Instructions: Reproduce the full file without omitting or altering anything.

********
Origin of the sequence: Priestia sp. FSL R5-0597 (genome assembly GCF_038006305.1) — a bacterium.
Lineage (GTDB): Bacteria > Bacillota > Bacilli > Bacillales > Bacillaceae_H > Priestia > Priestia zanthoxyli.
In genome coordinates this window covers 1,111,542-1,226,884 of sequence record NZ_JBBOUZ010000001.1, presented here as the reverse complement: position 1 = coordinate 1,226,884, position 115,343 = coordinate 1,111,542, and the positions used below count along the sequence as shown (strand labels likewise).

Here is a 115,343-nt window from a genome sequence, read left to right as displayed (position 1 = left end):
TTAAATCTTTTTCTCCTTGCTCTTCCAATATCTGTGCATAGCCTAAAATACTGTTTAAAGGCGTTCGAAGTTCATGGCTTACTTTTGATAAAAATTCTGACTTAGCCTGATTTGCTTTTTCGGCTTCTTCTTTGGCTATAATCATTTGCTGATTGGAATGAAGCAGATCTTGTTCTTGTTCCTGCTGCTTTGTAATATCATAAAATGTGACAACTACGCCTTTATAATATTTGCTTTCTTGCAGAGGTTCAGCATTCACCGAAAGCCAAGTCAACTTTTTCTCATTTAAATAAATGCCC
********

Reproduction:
Origin of the sequence: Priestia sp. FSL R5-0597 (genome assembly GCF_038006305.1) — a bacterium.
Lineage (GTDB): Bacteria > Bacillota > Bacilli > Bacillales > Bacillaceae_H > Priestia > Priestia zanthoxyli.
In genome coordinates this window covers 1,111,542-1,226,884 of sequence record NZ_JBBOUZ010000001.1, presented here as the reverse complement: position 1 = coordinate 1,226,884, position 115,343 = coordinate 1,111,542, and the positions used below count along the sequence as shown (strand labels likewise).

Here is a 115,343-nt window from a genome sequence, read left to right as displayed (position 1 = left end):
TTAAATCTTTTTCTCCTTGCTCTTCCAATATCTGTGCATAGCCTAAAATACTGTTTAAAGGCGTTCGAAGTTCATGGCTTACTTTTGATAAAAATTCTGACTTAGCCTGATTTGCTTTTTCGGCTTCTTCTTTGGCTATAATCATTTGCTGATTGGAATGAAGCAGATCTTGTTCTTGTTCCTGCTGCTTTGTAATATCATAAAATGTGACAACTACGCCTTTATAATATTTGCTTTCTTGCAGAGGTTCAGCATTCACCGAAAGCCAAGTCAACTTTTTCTCATTTAAATAAATGCCC